But what Talarigo is doing is nothing less than creating a portrait of the world at large, seen through the tiny lens afforded those in the leprosarium. Leprosy knows no social boundaries, and those afflicted come in occupations as diverse as gardeners and tanka poets, urn painters and musicians. There's an absolute and irrevocable fatalism in each of them. They do not, they can not contest their infection. They can not even fight it when there's a cure. Once you're known as infected, there is no cure for the knowledge of others. Injections that keep Miss Fuji's symptoms at bay do not impact the perceptions of those who know her as a leper.

In describing leprosy, Talarigo quite easily addresses the subject of AIDS and hospice care. Indeed, AIDS is the only disease to have supplanted leprosy in terms of its ability to stigmatize its victims. Every misstep, every false treatment, every casual cruelty inflicted on the patients of Nagashima has a compelling modern-day equivalent. Talarigo manages to do so with the lightest of touch, inspiring the reader to contemplate the parallels rather than dropping them with a heavy hand into the narrative. The novel inspires thought rather than requiring it. Talarigo is constantly, consistently quietly successful. On the other hand, a passage describing the horrific abortions required on the island is not in the least bit quiet. While it has as much the ring of truth as the rest of the narrative, it certainly jars the reader out of any complacency that might have developed because the author's characters seen so stable.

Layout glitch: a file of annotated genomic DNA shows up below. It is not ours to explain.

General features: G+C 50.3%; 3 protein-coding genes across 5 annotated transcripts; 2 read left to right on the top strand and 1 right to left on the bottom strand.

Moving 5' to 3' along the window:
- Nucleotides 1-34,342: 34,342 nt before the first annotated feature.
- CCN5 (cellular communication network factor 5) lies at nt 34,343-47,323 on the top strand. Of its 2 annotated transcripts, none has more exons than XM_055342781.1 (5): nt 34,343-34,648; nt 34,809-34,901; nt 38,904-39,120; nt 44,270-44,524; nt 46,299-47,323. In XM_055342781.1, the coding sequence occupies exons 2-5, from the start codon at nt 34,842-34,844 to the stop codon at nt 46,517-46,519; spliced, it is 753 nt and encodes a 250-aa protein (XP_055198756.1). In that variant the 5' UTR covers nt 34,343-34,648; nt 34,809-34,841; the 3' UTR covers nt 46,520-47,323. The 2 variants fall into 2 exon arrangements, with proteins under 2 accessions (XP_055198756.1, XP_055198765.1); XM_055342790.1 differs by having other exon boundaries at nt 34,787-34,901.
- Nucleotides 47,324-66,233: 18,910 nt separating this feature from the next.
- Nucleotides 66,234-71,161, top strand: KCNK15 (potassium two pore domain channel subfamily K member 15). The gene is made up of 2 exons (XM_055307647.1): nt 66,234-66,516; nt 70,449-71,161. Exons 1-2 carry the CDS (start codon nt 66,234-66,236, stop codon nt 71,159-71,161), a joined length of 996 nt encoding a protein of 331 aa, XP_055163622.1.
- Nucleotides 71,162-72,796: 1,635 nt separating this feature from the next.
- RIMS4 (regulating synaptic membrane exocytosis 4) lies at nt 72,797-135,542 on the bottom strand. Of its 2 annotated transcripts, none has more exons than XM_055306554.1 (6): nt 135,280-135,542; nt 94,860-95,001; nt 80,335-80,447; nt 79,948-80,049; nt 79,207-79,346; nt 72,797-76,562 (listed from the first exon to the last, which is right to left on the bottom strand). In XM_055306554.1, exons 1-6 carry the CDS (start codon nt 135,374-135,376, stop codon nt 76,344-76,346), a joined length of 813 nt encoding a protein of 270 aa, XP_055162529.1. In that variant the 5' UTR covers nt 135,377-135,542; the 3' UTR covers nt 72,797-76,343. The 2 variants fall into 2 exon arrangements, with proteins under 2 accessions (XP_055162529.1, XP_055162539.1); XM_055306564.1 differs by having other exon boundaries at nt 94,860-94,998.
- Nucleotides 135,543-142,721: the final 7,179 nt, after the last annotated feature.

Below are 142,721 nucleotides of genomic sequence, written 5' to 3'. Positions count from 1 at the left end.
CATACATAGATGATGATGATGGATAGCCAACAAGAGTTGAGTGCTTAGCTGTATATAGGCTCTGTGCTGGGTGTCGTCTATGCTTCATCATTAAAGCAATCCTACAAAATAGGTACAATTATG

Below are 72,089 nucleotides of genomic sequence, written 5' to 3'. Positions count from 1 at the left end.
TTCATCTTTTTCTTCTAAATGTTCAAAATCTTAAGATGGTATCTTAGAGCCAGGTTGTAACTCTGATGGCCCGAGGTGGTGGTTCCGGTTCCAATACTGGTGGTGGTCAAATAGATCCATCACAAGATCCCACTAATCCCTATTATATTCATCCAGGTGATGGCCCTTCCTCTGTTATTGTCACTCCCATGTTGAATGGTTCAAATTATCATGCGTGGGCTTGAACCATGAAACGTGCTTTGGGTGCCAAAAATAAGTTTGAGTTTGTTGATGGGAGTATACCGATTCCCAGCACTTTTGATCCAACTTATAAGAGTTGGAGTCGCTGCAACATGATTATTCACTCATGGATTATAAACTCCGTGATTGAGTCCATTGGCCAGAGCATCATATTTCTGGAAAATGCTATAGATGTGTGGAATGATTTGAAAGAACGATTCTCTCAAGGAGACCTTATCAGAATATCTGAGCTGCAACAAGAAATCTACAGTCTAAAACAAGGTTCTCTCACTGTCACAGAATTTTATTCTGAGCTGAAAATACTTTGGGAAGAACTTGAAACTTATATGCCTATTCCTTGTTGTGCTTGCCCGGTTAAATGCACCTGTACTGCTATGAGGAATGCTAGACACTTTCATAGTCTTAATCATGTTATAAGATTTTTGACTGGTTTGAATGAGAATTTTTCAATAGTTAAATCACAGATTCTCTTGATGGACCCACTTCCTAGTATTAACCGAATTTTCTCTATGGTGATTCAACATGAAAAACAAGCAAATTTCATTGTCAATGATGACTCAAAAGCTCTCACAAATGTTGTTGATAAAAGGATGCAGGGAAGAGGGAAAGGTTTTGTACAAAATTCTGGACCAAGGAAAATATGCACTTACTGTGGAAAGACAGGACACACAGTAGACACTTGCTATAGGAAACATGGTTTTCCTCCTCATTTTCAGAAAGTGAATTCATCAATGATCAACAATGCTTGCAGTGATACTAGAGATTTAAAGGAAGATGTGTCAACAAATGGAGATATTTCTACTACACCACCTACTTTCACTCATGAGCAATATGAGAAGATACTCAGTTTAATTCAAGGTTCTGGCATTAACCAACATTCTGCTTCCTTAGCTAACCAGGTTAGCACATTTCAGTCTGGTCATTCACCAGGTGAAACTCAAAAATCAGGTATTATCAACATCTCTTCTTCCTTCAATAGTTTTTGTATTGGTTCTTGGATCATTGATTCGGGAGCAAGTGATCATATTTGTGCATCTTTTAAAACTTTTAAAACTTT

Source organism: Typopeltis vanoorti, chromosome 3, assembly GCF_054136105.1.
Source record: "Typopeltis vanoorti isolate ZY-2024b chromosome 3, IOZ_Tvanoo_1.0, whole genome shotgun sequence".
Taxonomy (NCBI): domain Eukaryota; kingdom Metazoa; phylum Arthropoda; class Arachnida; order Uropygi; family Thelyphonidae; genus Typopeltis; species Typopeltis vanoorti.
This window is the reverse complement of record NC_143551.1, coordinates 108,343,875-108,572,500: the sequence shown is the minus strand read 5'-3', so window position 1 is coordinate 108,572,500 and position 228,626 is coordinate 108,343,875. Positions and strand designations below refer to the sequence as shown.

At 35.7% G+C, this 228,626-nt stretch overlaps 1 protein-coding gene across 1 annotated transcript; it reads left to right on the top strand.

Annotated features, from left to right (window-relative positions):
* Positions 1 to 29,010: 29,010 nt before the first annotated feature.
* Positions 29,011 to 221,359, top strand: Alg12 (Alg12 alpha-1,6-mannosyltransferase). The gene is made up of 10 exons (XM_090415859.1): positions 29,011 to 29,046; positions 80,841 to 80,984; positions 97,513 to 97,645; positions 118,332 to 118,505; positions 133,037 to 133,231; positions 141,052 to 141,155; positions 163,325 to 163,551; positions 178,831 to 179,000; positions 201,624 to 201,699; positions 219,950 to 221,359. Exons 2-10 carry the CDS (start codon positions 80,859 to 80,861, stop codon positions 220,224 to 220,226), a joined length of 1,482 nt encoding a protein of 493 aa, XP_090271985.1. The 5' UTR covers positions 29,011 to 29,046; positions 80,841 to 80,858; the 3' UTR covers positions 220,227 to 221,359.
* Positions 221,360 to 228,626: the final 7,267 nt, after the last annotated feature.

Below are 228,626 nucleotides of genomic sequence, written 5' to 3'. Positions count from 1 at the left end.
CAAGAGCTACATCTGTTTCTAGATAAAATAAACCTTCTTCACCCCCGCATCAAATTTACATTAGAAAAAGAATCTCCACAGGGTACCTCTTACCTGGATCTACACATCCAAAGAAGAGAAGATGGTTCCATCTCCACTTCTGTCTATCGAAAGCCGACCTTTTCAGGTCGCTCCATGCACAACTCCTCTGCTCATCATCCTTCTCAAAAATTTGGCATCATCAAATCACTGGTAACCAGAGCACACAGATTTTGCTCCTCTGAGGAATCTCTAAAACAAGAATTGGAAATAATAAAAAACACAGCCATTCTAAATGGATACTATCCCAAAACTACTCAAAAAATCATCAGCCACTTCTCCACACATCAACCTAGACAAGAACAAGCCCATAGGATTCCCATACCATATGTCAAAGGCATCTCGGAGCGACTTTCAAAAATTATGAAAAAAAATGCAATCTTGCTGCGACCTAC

Talarigo uses the passage of time to great advantage in 'The Pearl Diver'. Miss Fuji's occupation before she enters the leprosarium is already timeless, unchanged over the last few hundred or even few thousand years. She lives a primitive life in a modern world where the atomic bomb has jus been dropped. Once she's in the leprosarium, time continues to filter through, rather than pass in a normal manner. Improvements in care are slow to come and slow to be adopted. The inhabitants of Nagashima see only the tip of the modern world, and yet Talarigo uses the hints of progress outside the colony to effectively suggest the whole creation of the world as we experience it. Bits of technology appear, hints of the changes the world beyond is experiencing. It's an effective way of conveying change.

The otherness of the people who live in Nagashima is total. Their money is marked. Communications with those outside are limited. While Miss Fuji uses her skills as a diver to escape temporarily from the island, once she is interred there she never leaves, even when it is possible. The condition is permanent. But there's a freedom in condemnation, an escape in imprisonment. It's the escape that any soul, whether or not it is outwardly confined can make. It's that ability to reach out to another soul, across the abyss of difference, of otherness. All that is not us is otherness. It is fearful; and we ourselves are to be feared. Only one wave, only one simple gesture is required to reach out across the ocean of otherness. This small book captures that gesture for an invisible generation.